The use of mobile robotics offers enormous opportunities for manufacturing companies. At the same time, introducing the technology can be a real challenge. We want to support you with concrete, practical tips.
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Mobile Robotics: Opportunity And Challenge
Do you deal with the topic of mobile robotics? You are not alone there. More and more production managers are currently dedicating themselves to automating their intralogistics. Companies recognize the advantages that this step offers them:
- Increased productivity and flexibility
- Error prevention
- Material traceability
- More effective use of employees as their most valuable resource
No wonder, then, that mobile robotics is very popular.
Consider The Degree of Flexibility Needed.
The first question regarding mobile robotics is: What solution do I need? The counter-question is: How flexible can it be? The individualization of products and, consequently, the flexibilization of production systems is constantly increasing. Nevertheless, the degree of flexibility that a mobile robotic solution must bring is different in each application. Many mobile robots are on the market – from track-bound models (AGV = Automated Guided Vehicle) to autonomously driving solutions (AMR = Autonomous Mobile Robot).
Autonomous mobile robots generally offer more flexibility than their track-bound relatives. Nevertheless, there are still enough use cases for all models today. When choosing your mobile robotics solution, we recommend an as-is analysis to identify how much flexibility is needed in your factory today and in the future.
Put Your Current Intralogistics Concept To The Test.
In most cases, the first reflex when automating intralogistics is to convert the existing concepts and systems to an automated variant. A mobile robot, therefore, carries out the activities that were previously carried out manually. This can be the right way, but it doesn’t have to be.
The manual execution of intralogistics activities and the use of mobile robotics are two different approaches. An ideal intralogistics concept looks correspondingly different. When discussing the optimal use of mobile robotics, it makes sense not to regard them as simple employee replacements. Mobile robotics is a complementary technology that offers new perspectives – through individual structures, combination with other technologies (e.g., cobots), or interaction in the fleet network.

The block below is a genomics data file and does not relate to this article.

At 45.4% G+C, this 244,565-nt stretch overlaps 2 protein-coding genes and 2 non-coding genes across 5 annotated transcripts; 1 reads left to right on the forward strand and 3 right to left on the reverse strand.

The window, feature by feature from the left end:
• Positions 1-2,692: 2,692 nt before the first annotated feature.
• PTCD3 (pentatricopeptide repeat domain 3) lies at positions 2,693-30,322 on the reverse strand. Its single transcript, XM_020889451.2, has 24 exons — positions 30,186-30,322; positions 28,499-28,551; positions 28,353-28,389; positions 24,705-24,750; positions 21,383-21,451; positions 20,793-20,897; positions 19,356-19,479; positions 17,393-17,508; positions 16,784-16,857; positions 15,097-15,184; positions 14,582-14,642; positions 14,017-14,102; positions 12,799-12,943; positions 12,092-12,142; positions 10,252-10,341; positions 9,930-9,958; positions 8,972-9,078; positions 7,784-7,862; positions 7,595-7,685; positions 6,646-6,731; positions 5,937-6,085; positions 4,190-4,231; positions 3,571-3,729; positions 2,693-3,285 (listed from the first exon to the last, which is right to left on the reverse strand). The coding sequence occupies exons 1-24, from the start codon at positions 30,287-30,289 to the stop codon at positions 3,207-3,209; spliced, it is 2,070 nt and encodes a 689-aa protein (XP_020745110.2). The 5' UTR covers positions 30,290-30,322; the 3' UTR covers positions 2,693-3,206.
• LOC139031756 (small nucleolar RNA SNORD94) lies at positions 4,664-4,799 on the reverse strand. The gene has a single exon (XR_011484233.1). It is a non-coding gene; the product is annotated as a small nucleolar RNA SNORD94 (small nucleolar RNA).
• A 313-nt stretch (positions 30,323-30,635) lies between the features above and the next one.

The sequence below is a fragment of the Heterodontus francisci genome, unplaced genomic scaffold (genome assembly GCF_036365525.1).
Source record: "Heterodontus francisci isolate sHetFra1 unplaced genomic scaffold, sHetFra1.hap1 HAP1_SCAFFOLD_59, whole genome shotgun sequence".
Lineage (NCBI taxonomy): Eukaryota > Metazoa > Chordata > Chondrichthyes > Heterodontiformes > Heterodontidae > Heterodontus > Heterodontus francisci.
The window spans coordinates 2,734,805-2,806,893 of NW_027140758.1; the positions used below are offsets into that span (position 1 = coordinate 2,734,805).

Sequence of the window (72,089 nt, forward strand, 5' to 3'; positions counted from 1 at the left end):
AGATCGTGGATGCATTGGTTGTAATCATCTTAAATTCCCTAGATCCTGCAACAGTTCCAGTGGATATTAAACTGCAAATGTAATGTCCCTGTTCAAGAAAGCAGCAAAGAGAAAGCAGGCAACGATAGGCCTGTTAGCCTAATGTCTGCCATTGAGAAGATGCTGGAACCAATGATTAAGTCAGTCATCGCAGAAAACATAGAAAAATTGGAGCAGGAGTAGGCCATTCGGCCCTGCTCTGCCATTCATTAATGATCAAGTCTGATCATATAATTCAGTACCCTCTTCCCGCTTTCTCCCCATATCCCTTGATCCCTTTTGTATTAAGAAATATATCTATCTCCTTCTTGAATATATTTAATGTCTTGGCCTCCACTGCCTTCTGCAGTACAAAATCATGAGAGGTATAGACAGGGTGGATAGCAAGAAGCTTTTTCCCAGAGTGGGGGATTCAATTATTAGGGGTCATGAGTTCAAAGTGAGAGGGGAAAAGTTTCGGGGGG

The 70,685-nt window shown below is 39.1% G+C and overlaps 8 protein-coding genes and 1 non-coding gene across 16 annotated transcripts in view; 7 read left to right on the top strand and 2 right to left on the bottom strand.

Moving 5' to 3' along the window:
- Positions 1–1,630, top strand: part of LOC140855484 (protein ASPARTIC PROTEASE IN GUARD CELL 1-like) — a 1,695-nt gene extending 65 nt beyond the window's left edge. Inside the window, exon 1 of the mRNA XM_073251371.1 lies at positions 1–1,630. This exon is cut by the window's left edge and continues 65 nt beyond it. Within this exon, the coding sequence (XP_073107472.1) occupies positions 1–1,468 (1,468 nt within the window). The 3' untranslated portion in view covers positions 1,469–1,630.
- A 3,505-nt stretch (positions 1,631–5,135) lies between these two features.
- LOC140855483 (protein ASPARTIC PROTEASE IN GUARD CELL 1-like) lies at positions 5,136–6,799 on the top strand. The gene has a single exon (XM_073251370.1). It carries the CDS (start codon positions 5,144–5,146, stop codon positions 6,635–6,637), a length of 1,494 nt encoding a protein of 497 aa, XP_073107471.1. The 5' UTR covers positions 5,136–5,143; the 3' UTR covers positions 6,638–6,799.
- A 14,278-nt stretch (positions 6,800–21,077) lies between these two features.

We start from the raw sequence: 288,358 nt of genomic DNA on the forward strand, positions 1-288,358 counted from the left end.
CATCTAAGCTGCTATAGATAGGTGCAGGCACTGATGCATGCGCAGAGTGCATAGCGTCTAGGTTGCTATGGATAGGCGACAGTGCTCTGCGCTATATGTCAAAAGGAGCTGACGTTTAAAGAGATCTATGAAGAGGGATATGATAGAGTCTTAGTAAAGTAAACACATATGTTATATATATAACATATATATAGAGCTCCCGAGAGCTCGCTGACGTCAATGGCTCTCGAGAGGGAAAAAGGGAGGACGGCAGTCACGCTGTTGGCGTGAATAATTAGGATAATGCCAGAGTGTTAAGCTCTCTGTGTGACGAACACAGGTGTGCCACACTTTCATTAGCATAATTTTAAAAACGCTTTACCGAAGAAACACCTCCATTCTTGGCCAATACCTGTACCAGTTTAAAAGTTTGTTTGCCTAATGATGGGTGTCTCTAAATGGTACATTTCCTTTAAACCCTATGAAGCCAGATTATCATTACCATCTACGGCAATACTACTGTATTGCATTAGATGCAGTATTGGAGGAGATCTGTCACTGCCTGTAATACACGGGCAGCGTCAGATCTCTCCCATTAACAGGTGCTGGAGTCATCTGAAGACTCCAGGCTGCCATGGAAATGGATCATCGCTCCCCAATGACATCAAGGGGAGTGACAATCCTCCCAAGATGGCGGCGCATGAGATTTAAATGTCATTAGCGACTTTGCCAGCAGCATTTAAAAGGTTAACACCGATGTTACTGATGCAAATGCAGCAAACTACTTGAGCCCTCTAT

Therefore, we recommend: Let us show you your options and decide, independently of existing structures, what makes the most sense for your factory.
Perform A Technology-Adapted ROI Calculation.
The ROI can be calculated relatively easily with classic automation – for example, an assembly or test process. The automation saves cycle time X, scrap Y, or complaint costs Z. This, in turn, can be easily converted to the respective component.
However, mobile robotics does not affect a single process but the entire production. As already described, mobile robots do not replace a specific employee in a specific activity but complement the production system as a holistically integrated technology. To determine the benefit, you should therefore think across processes. For example, ask yourself the following questions:
- On which systems can mobile robotics start as a downstream process?
- How many transport routes can be saved by mobile robotics every day?
- How much time is freed up that employees can use to add value?
- To what extent are the employees’ working conditions (ergonomics) improving?
Some effects can be determined ad hoc (transport routes, transport times, etc.), and others can be seen over the long term (sick days, fluctuation rate, etc.). However, the more relevant factors you include in your calculations, the more precisely you can determine and argue the benefits of mobile robotics for yourself. As you can see, it pays to look at the overall picture.
Think Big But Start Small.
Mobile robotics works across processes. It creates value in your entire production. The long-term goal should be to exploit this value. “Think Big” is a good approach, especially in the conception phase of your project: you think outside the box. They develop alternative intralogistics concepts. Looking at the big picture allows such a strategy development.
In a concrete implementation, however, a reverse approach is recommended: “Start Small.” A hasty start with many robots, models, and providers is extremely difficult to realize – both technically and organizationally, as well as culturally. One must not forget that mobile robotics is a process that means cultural change. Start with 1 mobile robot first, and counteract it. You can learn, pick up your people, and scale based on your insights.
You must rely on a scalable concept right from the start. Even if you start small, a mobile robot rarely comes alone. Functioning fleet management is essential in the medium term.
Also Read: The Technologies Behind The Rise Of Robots
Get Relevant Stakeholders On Board Early And Transparently.
A mobile robotics project will not only find supporters in your company. For your project’s success, taking people with you is important. It’s about transparent communication right from the start. In this way, concerns and misunderstandings can be eliminated. You will also receive valuable input to help you as the project progresses. But who are the relevant stakeholders?
- Management (C-Level)
- works for council
- employees in production
Ultimately, anyone whose work is affected by mobile robotics is interested in your project. Your decisive success factor will be finding and promoting so-called missionaries as technology drivers. At the same time, you should stay in close contact with those stakeholders who are not yet convinced. In this way, you ensure that your entry into mobile robotics is not only a technological success but a cultural one.